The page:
A Cohabitation Agreement may include provisions regarding inheritance and Wills, however, we would always recommend that you seek legal advice and have appropriately drafted Wills in place separately to the Cohabitation Agreement.

These agreements can be revised to reflect changes in your circumstances or preferences, for example if you have a child, are diagnosed with an illness, receive an inheritance or there is a change in your employment. Life is ever-changing, and it is essential to keep your legal arrangements up-to-date.

Cohabitation Agreements are enforceable provided they meet certain legal requirements. To be considered valid, the agreement should be in writing and signed by both you and your partner voluntarily, without any pressure or coercion, and ideally you will both have had the opportunity to seek independent legal advice before signing.

While a Cohabitation Agreement is for you and your partner to sign during your relationship, a Separation Agreement is for the eventuality that your relationship has come to an end.

Occasionally called a “Deed of Separation” or “Separation Deed”, this is a written agreement setting out arrangements for your finances, property and children.

Similar to a Cohabitation Agreement, a Settlement Agreement will include making arrangements for the following matters:

  • Division of assets and finances: The agreement typically addresses how your assets, debts, and financial resources will be divided between you and your former partner. This could include keeping assets you have brought into the relationship or you may wish to make a claim on assets acquired either jointly or individually.
  • Child arrangements: If you have children, the agreement will often outline child visitation arrangements. It may specify which parent the children will primarily reside with, the schedule for visitation with the other parent, as well as access to financial support.
  • Living arrangements: The agreement may define where each partner will live after the separation, whether it is the family home or separate residences.
  • Responsibility for debts: The agreement will clarify how debts, such as loans and credit card debts, will be handled post-separation.

Separation Agreements are technically not legally binding but they are a contract and are enforceable if certain requirements are met. Both parties must enter into the agreement voluntarily and it is advisable that you and your former partner receive independent legal advice to review the document prior to signing.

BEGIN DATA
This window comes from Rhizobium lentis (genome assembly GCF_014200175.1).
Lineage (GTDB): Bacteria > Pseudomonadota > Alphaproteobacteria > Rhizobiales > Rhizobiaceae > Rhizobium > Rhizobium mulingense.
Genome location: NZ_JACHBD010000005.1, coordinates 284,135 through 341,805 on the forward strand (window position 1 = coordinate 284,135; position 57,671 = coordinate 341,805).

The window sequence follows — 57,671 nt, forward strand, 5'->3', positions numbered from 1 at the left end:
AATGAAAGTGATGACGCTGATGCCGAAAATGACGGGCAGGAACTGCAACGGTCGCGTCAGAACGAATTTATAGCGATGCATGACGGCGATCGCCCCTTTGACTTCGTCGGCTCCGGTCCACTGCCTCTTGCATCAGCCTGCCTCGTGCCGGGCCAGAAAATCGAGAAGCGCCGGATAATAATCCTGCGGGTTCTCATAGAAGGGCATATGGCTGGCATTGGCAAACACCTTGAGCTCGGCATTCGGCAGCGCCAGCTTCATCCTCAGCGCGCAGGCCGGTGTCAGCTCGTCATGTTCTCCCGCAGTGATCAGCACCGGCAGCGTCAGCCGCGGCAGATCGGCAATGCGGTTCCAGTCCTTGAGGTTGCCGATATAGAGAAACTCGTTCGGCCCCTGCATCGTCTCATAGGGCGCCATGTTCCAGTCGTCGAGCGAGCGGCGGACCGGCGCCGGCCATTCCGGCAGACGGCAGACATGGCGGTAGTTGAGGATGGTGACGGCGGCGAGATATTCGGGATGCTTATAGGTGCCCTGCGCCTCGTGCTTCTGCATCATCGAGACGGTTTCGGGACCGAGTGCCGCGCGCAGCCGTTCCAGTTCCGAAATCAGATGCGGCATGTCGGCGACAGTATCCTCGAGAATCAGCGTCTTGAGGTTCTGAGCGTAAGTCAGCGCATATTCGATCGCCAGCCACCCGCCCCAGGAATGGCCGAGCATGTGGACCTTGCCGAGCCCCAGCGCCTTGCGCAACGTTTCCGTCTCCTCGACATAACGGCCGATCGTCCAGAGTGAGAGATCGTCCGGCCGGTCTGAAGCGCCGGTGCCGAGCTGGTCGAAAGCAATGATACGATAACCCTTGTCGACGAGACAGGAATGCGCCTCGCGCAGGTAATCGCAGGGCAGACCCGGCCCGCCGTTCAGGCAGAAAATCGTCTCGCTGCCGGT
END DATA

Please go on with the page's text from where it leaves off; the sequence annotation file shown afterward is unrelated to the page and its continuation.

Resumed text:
Should you have children with your former partner and you are seeking financial support, it may be possible to pursue a claim for a financial settlement if you separate. These are referred to as Schedule 1 claims under the Children Act 1989.

The claims that an unmarried parent may pursue on behalf of their child are not the same as those available to married parents so taking legal advice at an early stage is important and can enable you to achieve an amicable settlement with a focus on financial provision for your child.

Contact our Cohabitation and Unmarried Couples Solicitors

We appreciate that these conversations can be difficult as no-one wishes to contemplate the end of their relationship.  Having these discussions can assist with planning for your cohabitation, setting out the boundaries for your future relationship and providing you both with peace of mind that arrangements are in place.

Should you have any questions relating to Cohabitation Agreements or Separation Agreements if your relationship has broken down, get in touch with one of our Family Solicitors from our offices in AndoverRomseySalisbury or Witney . Contact the team by using the Contact Form, emailing moc.n1709426391ellub1709426391rekra1709426391p@ofn1709426391i1709426391 or calling your local office: